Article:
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Posts Tagged ‘Maggie in the Media’

People who haven’t had an online presence aren’t gonna make money right away.  –  Arabelle Raphael

Welcome To Our World

I hope you amateurs enjoy being hunted like animals by armed thugs:

[Cops are gleefully using violence to force peaceful] people [to] comply with the shelter in place orders across North Texas…[Pigs] have [been granted imaginary] authority to [harass] people to make sure they are…workers [the state has declared “essential”] and not [free citizens] out and about…“We did hear some complaints…of people being stopped going to work.  Let me be clear, [fuck you and we’ll keep doing it]” [oinked a pig] of the DeSoto [cop shop.  In addition, cops]…across the region are trying to…fill up the jails with people committing nonviolent or misdemeanor crimes [just as usual.  In fact, prosecutors]…will enhance crimes co[ps accuse people of] during this period [which means]…more jail time and higher fines…

But hey, I’m sure y’all won’t mind because politicians have declared that giving violent thugs permission to harass you just for existing, and robbing you of money you can’t afford to lose, is “for your own good”.

Maggie in the Media

I appeared last week on the All In A Day’s (Sex) Work podcast, speaking on (among other topics) how sex workers have often been blamed for epidemics.  Despite the grim topic, I think you’ll enjoy listening.

Property of the State 

The power to declare something “non-essential” is the power to ban it:

The Texas Attorney General’s office…ordered all clinics that provide abortion to immediately stop providing the procedure in order to comply with the state’s temporary suspension of surgeries that are not deemed “medically necessary” [by politicians]…Those in violation will face “penalties of up to $1,000 or 180 days of jail time”…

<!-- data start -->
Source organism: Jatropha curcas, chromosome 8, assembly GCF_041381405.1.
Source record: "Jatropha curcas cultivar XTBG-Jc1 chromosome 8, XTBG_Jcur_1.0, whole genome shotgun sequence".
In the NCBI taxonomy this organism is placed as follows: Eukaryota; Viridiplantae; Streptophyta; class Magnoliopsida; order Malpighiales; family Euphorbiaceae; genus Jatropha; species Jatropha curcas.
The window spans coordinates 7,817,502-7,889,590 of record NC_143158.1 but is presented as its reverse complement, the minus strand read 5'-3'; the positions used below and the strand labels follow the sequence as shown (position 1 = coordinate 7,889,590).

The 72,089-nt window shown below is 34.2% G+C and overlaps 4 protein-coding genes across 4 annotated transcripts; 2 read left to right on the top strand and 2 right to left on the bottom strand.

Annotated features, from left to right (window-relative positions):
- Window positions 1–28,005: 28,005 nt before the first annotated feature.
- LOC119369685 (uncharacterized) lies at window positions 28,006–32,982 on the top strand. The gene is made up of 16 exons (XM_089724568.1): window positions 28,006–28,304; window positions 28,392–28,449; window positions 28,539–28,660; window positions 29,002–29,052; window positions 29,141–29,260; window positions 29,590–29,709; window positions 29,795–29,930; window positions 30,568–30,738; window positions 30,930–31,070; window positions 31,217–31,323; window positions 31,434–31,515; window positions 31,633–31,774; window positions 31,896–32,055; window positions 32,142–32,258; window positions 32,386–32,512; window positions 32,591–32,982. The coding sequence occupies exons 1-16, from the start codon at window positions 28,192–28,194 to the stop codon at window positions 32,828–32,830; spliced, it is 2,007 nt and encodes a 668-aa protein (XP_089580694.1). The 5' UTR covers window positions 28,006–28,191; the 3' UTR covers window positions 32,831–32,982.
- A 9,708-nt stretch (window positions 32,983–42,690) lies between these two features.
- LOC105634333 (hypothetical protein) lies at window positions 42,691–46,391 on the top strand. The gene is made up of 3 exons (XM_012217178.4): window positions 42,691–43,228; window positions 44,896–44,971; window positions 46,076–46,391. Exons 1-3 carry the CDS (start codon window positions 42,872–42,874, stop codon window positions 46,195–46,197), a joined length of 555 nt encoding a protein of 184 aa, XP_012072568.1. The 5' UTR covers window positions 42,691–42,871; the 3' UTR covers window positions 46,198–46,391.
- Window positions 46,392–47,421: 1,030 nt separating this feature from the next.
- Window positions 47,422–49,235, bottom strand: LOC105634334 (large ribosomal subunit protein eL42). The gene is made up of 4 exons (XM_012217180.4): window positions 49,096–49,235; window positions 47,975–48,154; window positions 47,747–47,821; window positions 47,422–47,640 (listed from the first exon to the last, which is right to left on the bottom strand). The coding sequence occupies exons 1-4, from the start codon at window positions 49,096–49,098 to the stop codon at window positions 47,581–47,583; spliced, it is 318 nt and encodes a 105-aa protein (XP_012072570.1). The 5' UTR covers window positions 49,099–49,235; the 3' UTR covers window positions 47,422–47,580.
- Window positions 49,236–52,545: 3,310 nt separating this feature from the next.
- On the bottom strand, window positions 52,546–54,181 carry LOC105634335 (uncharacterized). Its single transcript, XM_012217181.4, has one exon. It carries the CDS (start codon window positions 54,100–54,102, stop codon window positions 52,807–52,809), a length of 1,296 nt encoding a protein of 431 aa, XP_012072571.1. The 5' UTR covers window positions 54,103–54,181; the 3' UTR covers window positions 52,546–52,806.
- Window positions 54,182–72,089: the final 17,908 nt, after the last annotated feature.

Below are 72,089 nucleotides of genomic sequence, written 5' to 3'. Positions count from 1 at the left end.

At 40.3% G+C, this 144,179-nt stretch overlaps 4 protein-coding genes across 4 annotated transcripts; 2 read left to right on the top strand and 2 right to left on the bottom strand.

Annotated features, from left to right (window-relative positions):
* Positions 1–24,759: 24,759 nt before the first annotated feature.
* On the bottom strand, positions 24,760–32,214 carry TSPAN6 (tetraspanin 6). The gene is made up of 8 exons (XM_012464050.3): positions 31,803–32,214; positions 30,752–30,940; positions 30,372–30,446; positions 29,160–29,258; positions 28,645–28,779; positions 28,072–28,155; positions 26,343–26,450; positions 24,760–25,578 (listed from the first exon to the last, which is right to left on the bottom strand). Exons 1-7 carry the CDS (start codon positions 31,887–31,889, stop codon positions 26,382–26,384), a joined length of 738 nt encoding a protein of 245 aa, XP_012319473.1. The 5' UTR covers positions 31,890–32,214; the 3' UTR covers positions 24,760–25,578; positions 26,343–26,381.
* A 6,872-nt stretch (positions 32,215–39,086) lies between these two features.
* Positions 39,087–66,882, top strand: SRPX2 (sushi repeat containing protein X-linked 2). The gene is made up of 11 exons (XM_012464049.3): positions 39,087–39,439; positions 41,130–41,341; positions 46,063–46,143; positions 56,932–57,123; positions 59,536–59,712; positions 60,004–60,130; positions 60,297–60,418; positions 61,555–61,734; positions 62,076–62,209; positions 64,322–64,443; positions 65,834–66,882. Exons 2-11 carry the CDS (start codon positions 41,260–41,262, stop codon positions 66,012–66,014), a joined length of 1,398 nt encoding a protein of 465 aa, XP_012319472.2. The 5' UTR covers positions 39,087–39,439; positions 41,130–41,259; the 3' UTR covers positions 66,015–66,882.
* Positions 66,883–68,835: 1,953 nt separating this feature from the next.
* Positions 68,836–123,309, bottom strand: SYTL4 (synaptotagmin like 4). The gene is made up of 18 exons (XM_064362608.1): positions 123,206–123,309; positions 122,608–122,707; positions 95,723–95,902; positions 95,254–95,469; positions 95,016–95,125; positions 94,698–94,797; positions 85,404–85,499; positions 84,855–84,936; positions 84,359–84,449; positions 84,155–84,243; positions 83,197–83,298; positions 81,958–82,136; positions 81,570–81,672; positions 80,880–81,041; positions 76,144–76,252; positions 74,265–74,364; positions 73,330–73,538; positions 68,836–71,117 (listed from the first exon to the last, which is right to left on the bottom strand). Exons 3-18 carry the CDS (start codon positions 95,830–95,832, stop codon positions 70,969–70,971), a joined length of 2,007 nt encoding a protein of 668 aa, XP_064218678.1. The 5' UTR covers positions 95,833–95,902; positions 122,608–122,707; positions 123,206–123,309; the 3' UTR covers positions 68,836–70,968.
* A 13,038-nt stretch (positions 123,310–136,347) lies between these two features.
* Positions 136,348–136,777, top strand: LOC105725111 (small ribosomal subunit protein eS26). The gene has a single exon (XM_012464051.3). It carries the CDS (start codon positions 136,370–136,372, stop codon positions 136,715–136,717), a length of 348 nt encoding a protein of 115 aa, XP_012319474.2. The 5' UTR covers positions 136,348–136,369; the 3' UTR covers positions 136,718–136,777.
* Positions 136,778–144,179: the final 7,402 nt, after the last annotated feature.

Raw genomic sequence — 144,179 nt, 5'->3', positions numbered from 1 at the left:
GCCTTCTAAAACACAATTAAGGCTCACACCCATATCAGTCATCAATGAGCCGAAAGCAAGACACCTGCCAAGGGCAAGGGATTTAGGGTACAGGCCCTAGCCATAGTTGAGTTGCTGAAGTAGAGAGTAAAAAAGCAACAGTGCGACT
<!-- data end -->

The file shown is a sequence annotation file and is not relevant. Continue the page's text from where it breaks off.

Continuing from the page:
The Cult of Coupling

Too much “togetherness”, y’all?

Divorce filings are skyrocketing from quarantine-weary and financially stressed couples…matrimonial attorneys…are experiencing a 50 percent rise in inquiries from potential clients…[some] Manhattan family-law experts…[say] couples forced to spend time together while quarantined…haven’t fared well…[and] dramatic sways in the financial markets will further spur a wave of wealthy divorces, because richer spouses may decide they want out while their net worth dips…

Top Cop (#995)

This psychopath is still far too close to power for comfort:

Joe Biden is in the process of narrowing down his list of potential running mates, and his allies in the business community are weighing in with their favorite choices.  Since Biden announced earlier this month that he plans to pick a woman as his nominee for vice president, leaders of…industries have been reaching out to him and his presidential campaign about whom they think should join him on the ticket…The names being floated and pushed to Biden by this group include Sens. Kamala Harris and Amy Klobuchar…

Social Distancing

As always, sex workers take care of our own:

…workers…and…professionals whose livelihoods are tied to in-person meetings…are currently suffering from coronavirus-related job cuts….37 million jobs are vulnerable to layoffs due to social distancing measures…one group facing particularly acute challenges are sex workers, whose work is often illegal…or not covered by unemployment laws…many come from marginalized communities and have trouble accessing other forms of employment…the advocacy organization Bay Area Workers Support (BAWS)…launched a microgrant program that gives out payments of $50–$200 to sex workers in need…Similar efforts are taking place across the country: the Sex Worker Outreach Project…is organizing mutual aid fundraisers for sex workers in places like Los AngelesAustin and New York, and sex workers in Las Vegas have been fundraising via crowdfunding platforms such as GoFundMe …Taking their work online through photos, videos, phone sex and videoconferencing is one way sex workers have [adapted]…But changing how one does business is not as easy as starting an account…